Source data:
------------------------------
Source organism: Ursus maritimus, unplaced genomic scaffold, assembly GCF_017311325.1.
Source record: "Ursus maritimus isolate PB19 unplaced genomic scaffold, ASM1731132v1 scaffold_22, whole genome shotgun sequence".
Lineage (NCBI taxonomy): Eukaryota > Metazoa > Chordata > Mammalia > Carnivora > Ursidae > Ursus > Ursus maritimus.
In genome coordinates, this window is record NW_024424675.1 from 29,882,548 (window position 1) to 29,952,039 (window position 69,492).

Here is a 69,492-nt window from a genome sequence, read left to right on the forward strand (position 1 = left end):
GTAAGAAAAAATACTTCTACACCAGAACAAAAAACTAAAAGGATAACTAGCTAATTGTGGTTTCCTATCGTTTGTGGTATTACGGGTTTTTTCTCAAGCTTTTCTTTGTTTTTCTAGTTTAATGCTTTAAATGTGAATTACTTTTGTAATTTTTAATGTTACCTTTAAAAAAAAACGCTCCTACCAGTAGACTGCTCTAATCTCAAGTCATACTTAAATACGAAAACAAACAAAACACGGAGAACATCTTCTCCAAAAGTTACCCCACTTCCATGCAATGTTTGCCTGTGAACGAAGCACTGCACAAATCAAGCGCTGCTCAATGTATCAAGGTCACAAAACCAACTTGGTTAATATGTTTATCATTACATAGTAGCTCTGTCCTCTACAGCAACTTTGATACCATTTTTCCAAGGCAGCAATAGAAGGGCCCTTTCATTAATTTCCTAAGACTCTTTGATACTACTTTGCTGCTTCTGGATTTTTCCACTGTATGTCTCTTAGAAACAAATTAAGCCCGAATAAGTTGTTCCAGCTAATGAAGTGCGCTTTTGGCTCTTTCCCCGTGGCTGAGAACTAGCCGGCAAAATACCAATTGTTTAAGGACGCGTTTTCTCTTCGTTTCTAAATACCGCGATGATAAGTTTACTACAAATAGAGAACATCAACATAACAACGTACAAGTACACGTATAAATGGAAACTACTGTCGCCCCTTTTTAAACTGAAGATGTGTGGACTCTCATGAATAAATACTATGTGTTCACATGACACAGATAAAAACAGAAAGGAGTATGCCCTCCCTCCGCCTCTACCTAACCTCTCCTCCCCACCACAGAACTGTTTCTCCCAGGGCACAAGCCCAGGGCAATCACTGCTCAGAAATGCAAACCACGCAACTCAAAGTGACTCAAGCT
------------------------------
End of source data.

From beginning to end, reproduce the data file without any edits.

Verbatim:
Source organism: Ursus maritimus, unplaced genomic scaffold, assembly GCF_017311325.1.
Source record: "Ursus maritimus isolate PB19 unplaced genomic scaffold, ASM1731132v1 scaffold_22, whole genome shotgun sequence".
Lineage (NCBI taxonomy): Eukaryota > Metazoa > Chordata > Mammalia > Carnivora > Ursidae > Ursus > Ursus maritimus.
In genome coordinates, this window is record NW_024424675.1 from 29,882,548 (window position 1) to 29,952,039 (window position 69,492).

Here is a 69,492-nt window from a genome sequence, read left to right on the forward strand (position 1 = left end):
GTAAGAAAAAATACTTCTACACCAGAACAAAAAACTAAAAGGATAACTAGCTAATTGTGGTTTCCTATCGTTTGTGGTATTACGGGTTTTTTCTCAAGCTTTTCTTTGTTTTTCTAGTTTAATGCTTTAAATGTGAATTACTTTTGTAATTTTTAATGTTACCTTTAAAAAAAAACGCTCCTACCAGTAGACTGCTCTAATCTCAAGTCATACTTAAATACGAAAACAAACAAAACACGGAGAACATCTTCTCCAAAAGTTACCCCACTTCCATGCAATGTTTGCCTGTGAACGAAGCACTGCACAAATCAAGCGCTGCTCAATGTATCAAGGTCACAAAACCAACTTGGTTAATATGTTTATCATTACATAGTAGCTCTGTCCTCTACAGCAACTTTGATACCATTTTTCCAAGGCAGCAATAGAAGGGCCCTTTCATTAATTTCCTAAGACTCTTTGATACTACTTTGCTGCTTCTGGATTTTTCCACTGTATGTCTCTTAGAAACAAATTAAGCCCGAATAAGTTGTTCCAGCTAATGAAGTGCGCTTTTGGCTCTTTCCCCGTGGCTGAGAACTAGCCGGCAAAATACCAATTGTTTAAGGACGCGTTTTCTCTTCGTTTCTAAATACCGCGATGATAAGTTTACTACAAATAGAGAACATCAACATAACAACGTACAAGTACACGTATAAATGGAAACTACTGTCGCCCCTTTTTAAACTGAAGATGTGTGGACTCTCATGAATAAATACTATGTGTTCACATGACACAGATAAAAACAGAAAGGAGTATGCCCTCCCTCCGCCTCTACCTAACCTCTCCTCCCCACCACAGAACTGTTTCTCCCAGGGCACAAGCCCAGGGCAATCACTGCTCAGAAATGCAAACCACGCAACTCAAAGTGACTCAAGCT